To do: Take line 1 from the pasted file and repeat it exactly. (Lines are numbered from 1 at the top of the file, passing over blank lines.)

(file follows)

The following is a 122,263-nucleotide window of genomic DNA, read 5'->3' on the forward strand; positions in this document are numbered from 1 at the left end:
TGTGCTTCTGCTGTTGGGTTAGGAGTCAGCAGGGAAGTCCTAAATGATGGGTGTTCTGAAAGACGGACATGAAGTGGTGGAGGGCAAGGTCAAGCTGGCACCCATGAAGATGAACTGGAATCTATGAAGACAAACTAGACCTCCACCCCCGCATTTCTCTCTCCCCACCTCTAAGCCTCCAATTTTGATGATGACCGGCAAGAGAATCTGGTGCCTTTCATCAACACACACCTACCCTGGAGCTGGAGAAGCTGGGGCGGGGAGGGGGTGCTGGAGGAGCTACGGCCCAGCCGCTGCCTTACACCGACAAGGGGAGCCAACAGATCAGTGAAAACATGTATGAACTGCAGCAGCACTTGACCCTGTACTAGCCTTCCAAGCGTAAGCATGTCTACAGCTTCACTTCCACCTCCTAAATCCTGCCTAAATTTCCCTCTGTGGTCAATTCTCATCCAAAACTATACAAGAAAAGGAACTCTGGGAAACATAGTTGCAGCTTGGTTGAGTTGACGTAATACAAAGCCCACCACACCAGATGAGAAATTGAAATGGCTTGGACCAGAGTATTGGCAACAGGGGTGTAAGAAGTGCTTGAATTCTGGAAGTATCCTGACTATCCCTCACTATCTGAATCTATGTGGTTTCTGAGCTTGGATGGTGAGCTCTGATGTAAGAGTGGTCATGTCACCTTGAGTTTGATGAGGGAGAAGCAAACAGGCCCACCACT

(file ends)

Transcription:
The following is a 122,263-nucleotide window of genomic DNA, read 5'->3' on the forward strand; positions in this document are numbered from 1 at the left end: